Does the detail in the startup business plan template really matter so much? Or do you realize that nothing happens until a sale is made?
Is Your Business Plan Your Best Starting Point?
I’ve done a lot of mentoring of new (consulting) business start-ups recently. In most cases the new owner was an already successful corporate business executive or professional; people who had chosen to “go out on their own”. Most were armed with the advice to start with a business plan.
Often very much outside of their comfort zone, they use a business plan template they find on the web. it helps drive them through “all the necessary steps”. It gives them some confidence that they “won’t forget anything important”. Can you relate?
I clearly remember the advice I got from my fellow network members 13 years ago, when I started my own consulting, coaching and mentoring business:
Don’t sweat on the business plan small stuff. Focus on what your business does (best); focus on who your ideal clients are, what they need from you; and how you will get an initial few sales that will get you started. The detail can follow as you go.
When mentoring startup professionals, we often find they avoid this advice (as I did). They spend the first months after leaving corporate life (usually with a wad of cash) piling together infinite details of what the new business is all about.
The Better Business Plan Emphasis
They spend most of their time drawing up documents of who we are and what we’ve done. These documents are often built around “fat cat” concepts prevalent in cash rich corporates. And in language or professional jargon only that sophisticated environment (pretends to) understand(s).
Most emphasize the credibility of what they’ve done; and they don’t crisply outline what they do now, for whom and what benefits to pique interest related to the target market need and what they are wrestling with. This will probably then also form the basis of their new LinkedIn profile.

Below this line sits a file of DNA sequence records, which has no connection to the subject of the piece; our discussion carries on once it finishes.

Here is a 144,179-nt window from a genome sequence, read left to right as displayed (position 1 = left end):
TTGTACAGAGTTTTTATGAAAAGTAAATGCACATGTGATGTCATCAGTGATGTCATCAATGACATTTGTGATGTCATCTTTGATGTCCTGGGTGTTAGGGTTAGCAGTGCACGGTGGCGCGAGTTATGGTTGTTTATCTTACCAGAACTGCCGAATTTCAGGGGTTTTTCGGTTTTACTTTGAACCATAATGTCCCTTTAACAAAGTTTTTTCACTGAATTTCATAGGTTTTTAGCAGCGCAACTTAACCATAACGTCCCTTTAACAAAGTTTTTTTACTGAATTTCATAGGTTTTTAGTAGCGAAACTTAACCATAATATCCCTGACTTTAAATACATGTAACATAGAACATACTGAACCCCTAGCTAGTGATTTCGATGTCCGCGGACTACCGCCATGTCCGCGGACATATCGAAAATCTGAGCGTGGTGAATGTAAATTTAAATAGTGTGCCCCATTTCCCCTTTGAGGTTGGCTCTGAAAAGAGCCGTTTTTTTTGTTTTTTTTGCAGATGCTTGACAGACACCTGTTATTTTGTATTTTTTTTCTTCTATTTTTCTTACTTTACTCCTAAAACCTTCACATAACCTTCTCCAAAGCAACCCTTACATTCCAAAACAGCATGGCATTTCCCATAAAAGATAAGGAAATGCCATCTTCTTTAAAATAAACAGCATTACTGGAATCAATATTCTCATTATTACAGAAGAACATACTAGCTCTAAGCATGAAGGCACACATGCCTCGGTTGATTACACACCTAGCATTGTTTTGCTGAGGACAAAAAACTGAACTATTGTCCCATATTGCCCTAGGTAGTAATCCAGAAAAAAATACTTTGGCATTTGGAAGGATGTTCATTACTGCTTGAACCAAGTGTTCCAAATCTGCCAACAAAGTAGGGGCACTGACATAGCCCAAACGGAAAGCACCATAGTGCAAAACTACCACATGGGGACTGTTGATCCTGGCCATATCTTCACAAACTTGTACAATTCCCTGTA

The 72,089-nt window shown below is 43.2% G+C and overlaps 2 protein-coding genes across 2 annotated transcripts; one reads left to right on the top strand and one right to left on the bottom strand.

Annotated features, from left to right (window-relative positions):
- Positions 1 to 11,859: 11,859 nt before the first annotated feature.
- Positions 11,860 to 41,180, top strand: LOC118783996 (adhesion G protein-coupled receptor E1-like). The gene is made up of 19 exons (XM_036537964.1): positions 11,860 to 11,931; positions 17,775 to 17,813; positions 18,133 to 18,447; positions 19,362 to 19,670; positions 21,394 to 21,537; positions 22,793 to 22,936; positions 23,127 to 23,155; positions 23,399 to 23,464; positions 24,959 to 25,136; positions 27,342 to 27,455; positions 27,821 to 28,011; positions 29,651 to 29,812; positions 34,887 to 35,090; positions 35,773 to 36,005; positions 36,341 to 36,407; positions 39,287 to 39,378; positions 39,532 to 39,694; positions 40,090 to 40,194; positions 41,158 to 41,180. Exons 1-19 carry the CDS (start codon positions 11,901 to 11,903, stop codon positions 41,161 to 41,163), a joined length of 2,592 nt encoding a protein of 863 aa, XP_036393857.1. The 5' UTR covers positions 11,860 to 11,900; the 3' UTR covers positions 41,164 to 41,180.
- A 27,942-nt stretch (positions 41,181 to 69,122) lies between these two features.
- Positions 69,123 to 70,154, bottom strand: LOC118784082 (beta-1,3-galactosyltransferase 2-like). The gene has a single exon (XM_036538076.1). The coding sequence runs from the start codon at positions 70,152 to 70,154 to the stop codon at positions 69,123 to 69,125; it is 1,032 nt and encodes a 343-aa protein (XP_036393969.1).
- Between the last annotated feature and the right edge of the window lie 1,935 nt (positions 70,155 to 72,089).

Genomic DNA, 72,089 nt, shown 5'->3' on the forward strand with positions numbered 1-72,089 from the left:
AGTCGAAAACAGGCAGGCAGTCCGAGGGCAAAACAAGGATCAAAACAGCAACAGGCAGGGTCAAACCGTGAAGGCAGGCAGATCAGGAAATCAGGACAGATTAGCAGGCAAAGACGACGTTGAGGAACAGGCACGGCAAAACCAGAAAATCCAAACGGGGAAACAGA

In The Network of Consulting Professionals (www.thencp.com.au), we like to focus on helping SME’s (Small to Medium size Enterprises) grow through their usual threshold challenges. And the language used needs to reflect what they can understand, often in states of overwhelm. Either unable to cope with the growth, or bumping up against a threshold they can’t break through.
Business Plan 80 / 20 Rule
One of the first areas of mentoring focus for such new start-ups is to assure they initially spend 80% of their effort finding sales that they can get their teeth into delivering.
Reminding them that 20% focus on “sweating the detail” of the technical and administrative setup stuff of the business plan is good enough to start with. But this is usually hard, particularly for the very many “corporate perfectionists”.
Is the new website or the colour brochure or finding the bank with the lowest account fees really the most important in those first months?
We think that starting with finding and delivering something of value to your first few clients is far more important.
Instead of beating up on yourself for another month of justifying to your negative mind how hard you tried.
Business Plan Big Picture. So What?
So, if you find yourself in the initial phases of a new venture, which approach have you been taking?
The 80% sales / 20% “small stuff” approach?
Or have you launched yourself into the comfort of the detail? Where you can get lost in the “safe” stuff?
You know that it’s the big picture stuff that’s going to make the difference, don’t you?
If so, is it too late to change course and pick the direction on which you’ll look back with pride and satisfaction?
Is it too late to look for a mentor that will be your thinking partner, your sounding board and your confidante? To challenge you? To have you assured to focus on what’s going to work best for your business?
At The Network of Consulting Professionals, we really do take you success very personally, you know? Talk with us about your business plan and your business.